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Last year I received two twin packs of carrot planters from my friend. She had received them from her mother in law but rejected them because she didn't want to grow carrots. I said they could be used for other crops too but she wasn't feeling green fingered so I adopted them. I used to grow a lot of veg and fruit in pots before I got an allotment and I still have a few containers in my parents garden. I have always used traditional terracotta/plastic pots or grow bags so I was curious to see how the Proteam Carrot planters would compare to growing in those.
WHY DO CARROTS NEED A POT OF THEIR OWN?
The Proteam carrot planters are model number GH1038 - Proteam make a number of planters aimed at specific crops such as potatoes and strawberries. I would suggest that the carrot planters could be used for many edibles - anything that you could grow in a container with a depth of 40cm. Proteam say that their planters would be of particular use to those who want to grow something on their patio or balcony and they would also suit someone with the sort of stony soil that can cause carrots to grow misshapen. Of course as each planter measures 40cmx45cmx27cm if you wanted to grow vast quantities of carrots you would need to have quite a few planters. I am happy to grow just a few because while I love snacking on fresh carrots, they are not expensive to buy so I prioritise other more expensive crops in general.
These planters are different from traditional tubs in that they are a sort of semi rigid rectangular bag. This means that at the end of the season you can fold them flat and store them away easily. This is great for me as I have a lot of traditional pots to store in limited space and when folded down the carrot planters take up next to no room. I am sure that those using them on a balcony would be even more grateful of this fact! Despite being made of a flexible material they are not flimsy. The planters are advertised as strong, durable and weather resistant and I would agree.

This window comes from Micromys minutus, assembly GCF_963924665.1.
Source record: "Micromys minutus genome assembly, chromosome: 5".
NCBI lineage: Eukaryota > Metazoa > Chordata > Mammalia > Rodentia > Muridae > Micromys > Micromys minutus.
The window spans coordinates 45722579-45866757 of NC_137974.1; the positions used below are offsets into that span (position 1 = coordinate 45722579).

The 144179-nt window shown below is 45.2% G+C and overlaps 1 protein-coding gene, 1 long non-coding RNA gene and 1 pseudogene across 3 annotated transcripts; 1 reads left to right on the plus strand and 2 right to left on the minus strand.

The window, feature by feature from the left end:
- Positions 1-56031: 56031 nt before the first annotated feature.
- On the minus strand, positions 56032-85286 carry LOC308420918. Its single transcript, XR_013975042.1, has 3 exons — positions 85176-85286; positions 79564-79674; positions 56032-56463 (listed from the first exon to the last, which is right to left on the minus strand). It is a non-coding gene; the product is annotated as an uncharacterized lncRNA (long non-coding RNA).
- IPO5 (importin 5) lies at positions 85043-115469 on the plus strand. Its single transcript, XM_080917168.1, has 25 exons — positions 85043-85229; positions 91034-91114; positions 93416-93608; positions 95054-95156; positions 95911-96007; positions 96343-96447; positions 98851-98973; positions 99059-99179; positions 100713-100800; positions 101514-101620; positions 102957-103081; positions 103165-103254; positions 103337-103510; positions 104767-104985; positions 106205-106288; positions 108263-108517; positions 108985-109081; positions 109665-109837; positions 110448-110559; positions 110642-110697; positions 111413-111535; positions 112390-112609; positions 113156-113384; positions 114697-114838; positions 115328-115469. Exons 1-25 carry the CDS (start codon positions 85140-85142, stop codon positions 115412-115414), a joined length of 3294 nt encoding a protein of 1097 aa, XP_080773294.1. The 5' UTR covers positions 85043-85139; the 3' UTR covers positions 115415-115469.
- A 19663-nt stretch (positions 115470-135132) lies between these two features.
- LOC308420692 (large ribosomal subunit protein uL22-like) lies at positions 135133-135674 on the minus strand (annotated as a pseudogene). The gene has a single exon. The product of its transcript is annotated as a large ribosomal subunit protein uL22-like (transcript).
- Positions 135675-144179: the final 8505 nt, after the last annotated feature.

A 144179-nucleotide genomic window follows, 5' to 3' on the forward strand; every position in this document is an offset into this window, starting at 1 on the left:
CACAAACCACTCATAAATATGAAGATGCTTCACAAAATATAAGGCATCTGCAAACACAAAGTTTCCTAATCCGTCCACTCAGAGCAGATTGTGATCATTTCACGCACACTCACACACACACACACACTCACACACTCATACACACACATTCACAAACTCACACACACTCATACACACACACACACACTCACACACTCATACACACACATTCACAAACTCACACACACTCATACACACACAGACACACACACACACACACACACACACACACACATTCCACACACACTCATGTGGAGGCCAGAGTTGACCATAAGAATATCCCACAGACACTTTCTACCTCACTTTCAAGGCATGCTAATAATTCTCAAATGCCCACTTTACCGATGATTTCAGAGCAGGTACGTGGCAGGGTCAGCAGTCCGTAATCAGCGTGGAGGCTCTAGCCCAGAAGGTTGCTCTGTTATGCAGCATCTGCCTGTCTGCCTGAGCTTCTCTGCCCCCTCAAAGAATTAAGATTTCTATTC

SETTING THEM UP
Proteam products are often advertised as ones that need no tools to construct and this is no exception. However, there isn't actually any construction involved at all! The planters are sold in a twin pack, and all that is necessary to get them ready for planting is to unfold them. They have a pole slotted into a sleeve at the top of the two longest sides which stops the sides collapsing in on themselves. Other than that they are self supporting if well filled. I could not see any information on the package as to how much compost the containers would hold but experimentation means that approximately 60 litres is necessary per bag. However, I also added grit and if you do not you would need a fraction more. I have found that it is a good idea to give the compost longer than average to settle in the bags and it is especially important to firm it down well. This is because the flexible sides bow a little as the bag is filled and the shape changes. Firming carefully as I went reduced the sideways bulge. I chose to add extra grit to the two bags that I grew carrots in because carrots like well drained soil, and I also added crocks to the bottom of one and gravel to the other for the same reason. Drainage holes are ready cut in the bottom of each bag and they seem to be a good enough size but I preferred to err on the side of caution and provide a little extra protection against "wet feet". Lastly I stuck in a metal hoop and used this to support a fleece covering to guard against carrot fly attack. I attached this with the help of metal pegs and some string tied around the perimeter.